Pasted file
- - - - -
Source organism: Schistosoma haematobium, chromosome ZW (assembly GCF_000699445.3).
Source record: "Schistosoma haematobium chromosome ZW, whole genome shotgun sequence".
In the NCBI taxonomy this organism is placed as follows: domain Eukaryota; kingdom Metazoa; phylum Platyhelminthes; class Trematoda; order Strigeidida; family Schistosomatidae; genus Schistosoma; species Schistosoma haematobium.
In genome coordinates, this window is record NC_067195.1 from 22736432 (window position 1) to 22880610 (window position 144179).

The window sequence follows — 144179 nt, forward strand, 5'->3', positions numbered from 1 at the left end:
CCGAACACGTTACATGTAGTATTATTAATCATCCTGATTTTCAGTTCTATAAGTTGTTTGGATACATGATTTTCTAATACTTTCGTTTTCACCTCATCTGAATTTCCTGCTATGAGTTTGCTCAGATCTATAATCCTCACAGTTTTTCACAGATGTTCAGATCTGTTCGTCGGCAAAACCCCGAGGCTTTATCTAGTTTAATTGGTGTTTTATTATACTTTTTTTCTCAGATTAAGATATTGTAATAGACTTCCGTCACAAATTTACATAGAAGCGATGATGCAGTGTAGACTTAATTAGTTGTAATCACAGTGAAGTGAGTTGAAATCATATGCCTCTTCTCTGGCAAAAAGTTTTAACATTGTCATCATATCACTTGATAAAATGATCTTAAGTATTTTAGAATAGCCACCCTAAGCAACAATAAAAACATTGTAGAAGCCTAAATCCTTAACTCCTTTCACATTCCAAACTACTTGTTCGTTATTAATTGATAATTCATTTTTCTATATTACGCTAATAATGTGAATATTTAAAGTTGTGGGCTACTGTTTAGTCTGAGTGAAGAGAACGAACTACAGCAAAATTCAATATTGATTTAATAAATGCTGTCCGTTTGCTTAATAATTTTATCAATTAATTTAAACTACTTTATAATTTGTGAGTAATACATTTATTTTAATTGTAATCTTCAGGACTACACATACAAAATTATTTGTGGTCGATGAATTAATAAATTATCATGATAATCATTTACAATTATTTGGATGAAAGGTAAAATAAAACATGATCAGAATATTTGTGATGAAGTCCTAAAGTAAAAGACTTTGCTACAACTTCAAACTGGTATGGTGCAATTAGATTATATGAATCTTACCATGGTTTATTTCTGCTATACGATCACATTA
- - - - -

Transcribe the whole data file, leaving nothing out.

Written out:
Source organism: Schistosoma haematobium, chromosome ZW (assembly GCF_000699445.3).
Source record: "Schistosoma haematobium chromosome ZW, whole genome shotgun sequence".
In the NCBI taxonomy this organism is placed as follows: domain Eukaryota; kingdom Metazoa; phylum Platyhelminthes; class Trematoda; order Strigeidida; family Schistosomatidae; genus Schistosoma; species Schistosoma haematobium.
In genome coordinates, this window is record NC_067195.1 from 22736432 (window position 1) to 22880610 (window position 144179).

The window sequence follows — 144179 nt, forward strand, 5'->3', positions numbered from 1 at the left end:
CCGAACACGTTACATGTAGTATTATTAATCATCCTGATTTTCAGTTCTATAAGTTGTTTGGATACATGATTTTCTAATACTTTCGTTTTCACCTCATCTGAATTTCCTGCTATGAGTTTGCTCAGATCTATAATCCTCACAGTTTTTCACAGATGTTCAGATCTGTTCGTCGGCAAAACCCCGAGGCTTTATCTAGTTTAATTGGTGTTTTATTATACTTTTTTTCTCAGATTAAGATATTGTAATAGACTTCCGTCACAAATTTACATAGAAGCGATGATGCAGTGTAGACTTAATTAGTTGTAATCACAGTGAAGTGAGTTGAAATCATATGCCTCTTCTCTGGCAAAAAGTTTTAACATTGTCATCATATCACTTGATAAAATGATCTTAAGTATTTTAGAATAGCCACCCTAAGCAACAATAAAAACATTGTAGAAGCCTAAATCCTTAACTCCTTTCACATTCCAAACTACTTGTTCGTTATTAATTGATAATTCATTTTTCTATATTACGCTAATAATGTGAATATTTAAAGTTGTGGGCTACTGTTTAGTCTGAGTGAAGAGAACGAACTACAGCAAAATTCAATATTGATTTAATAAATGCTGTCCGTTTGCTTAATAATTTTATCAATTAATTTAAACTACTTTATAATTTGTGAGTAATACATTTATTTTAATTGTAATCTTCAGGACTACACATACAAAATTATTTGTGGTCGATGAATTAATAAATTATCATGATAATCATTTACAATTATTTGGATGAAAGGTAAAATAAAACATGATCAGAATATTTGTGATGAAGTCCTAAAGTAAAAGACTTTGCTACAACTTCAAACTGGTATGGTGCAATTAGATTATATGAATCTTACCATGGTTTATTTCTGCTATACGATCACATTA